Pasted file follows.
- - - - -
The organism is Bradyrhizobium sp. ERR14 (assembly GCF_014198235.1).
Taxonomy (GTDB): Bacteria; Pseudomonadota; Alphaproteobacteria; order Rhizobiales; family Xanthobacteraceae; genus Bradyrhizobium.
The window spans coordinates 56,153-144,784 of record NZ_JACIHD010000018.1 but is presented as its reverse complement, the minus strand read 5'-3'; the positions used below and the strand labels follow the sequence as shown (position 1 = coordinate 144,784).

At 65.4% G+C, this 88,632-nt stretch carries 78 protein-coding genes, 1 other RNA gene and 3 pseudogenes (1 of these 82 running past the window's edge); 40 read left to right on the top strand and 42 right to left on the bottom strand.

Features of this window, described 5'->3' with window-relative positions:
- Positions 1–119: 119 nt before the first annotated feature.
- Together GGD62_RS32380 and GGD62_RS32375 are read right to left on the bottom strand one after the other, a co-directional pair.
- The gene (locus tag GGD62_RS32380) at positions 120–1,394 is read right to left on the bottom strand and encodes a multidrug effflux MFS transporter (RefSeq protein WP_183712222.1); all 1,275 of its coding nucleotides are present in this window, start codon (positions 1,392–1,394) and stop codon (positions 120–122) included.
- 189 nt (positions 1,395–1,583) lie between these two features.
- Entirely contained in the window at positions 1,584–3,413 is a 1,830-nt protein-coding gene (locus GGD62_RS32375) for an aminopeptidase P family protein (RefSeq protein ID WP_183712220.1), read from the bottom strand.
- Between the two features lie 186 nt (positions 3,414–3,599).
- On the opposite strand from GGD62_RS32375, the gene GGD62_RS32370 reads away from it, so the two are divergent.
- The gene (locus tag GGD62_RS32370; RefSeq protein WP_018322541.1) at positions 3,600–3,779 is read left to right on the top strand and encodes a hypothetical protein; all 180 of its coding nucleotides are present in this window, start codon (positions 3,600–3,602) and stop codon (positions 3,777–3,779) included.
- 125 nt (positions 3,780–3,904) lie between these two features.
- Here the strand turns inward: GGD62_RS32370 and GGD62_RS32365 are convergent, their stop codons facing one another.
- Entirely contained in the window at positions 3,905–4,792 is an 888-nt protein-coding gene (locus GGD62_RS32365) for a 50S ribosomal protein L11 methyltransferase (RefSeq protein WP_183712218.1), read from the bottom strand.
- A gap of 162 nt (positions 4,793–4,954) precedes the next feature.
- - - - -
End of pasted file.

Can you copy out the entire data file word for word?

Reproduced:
The organism is Bradyrhizobium sp. ERR14 (assembly GCF_014198235.1).
Taxonomy (GTDB): Bacteria; Pseudomonadota; Alphaproteobacteria; order Rhizobiales; family Xanthobacteraceae; genus Bradyrhizobium.
The window spans coordinates 56,153-144,784 of record NZ_JACIHD010000018.1 but is presented as its reverse complement, the minus strand read 5'-3'; the positions used below and the strand labels follow the sequence as shown (position 1 = coordinate 144,784).

At 65.4% G+C, this 88,632-nt stretch carries 78 protein-coding genes, 1 other RNA gene and 3 pseudogenes (1 of these 82 running past the window's edge); 40 read left to right on the top strand and 42 right to left on the bottom strand.

Features of this window, described 5'->3' with window-relative positions:
- Positions 1–119: 119 nt before the first annotated feature.
- Together GGD62_RS32380 and GGD62_RS32375 are read right to left on the bottom strand one after the other, a co-directional pair.
- The gene (locus tag GGD62_RS32380) at positions 120–1,394 is read right to left on the bottom strand and encodes a multidrug effflux MFS transporter (RefSeq protein WP_183712222.1); all 1,275 of its coding nucleotides are present in this window, start codon (positions 1,392–1,394) and stop codon (positions 120–122) included.
- 189 nt (positions 1,395–1,583) lie between these two features.
- Entirely contained in the window at positions 1,584–3,413 is a 1,830-nt protein-coding gene (locus GGD62_RS32375) for an aminopeptidase P family protein (RefSeq protein ID WP_183712220.1), read from the bottom strand.
- Between the two features lie 186 nt (positions 3,414–3,599).
- On the opposite strand from GGD62_RS32375, the gene GGD62_RS32370 reads away from it, so the two are divergent.
- The gene (locus tag GGD62_RS32370; RefSeq protein WP_018322541.1) at positions 3,600–3,779 is read left to right on the top strand and encodes a hypothetical protein; all 180 of its coding nucleotides are present in this window, start codon (positions 3,600–3,602) and stop codon (positions 3,777–3,779) included.
- 125 nt (positions 3,780–3,904) lie between these two features.
- Here the strand turns inward: GGD62_RS32370 and GGD62_RS32365 are convergent, their stop codons facing one another.
- Entirely contained in the window at positions 3,905–4,792 is an 888-nt protein-coding gene (locus GGD62_RS32365) for a 50S ribosomal protein L11 methyltransferase (RefSeq protein WP_183712218.1), read from the bottom strand.
- A gap of 162 nt (positions 4,793–4,954) precedes the next feature.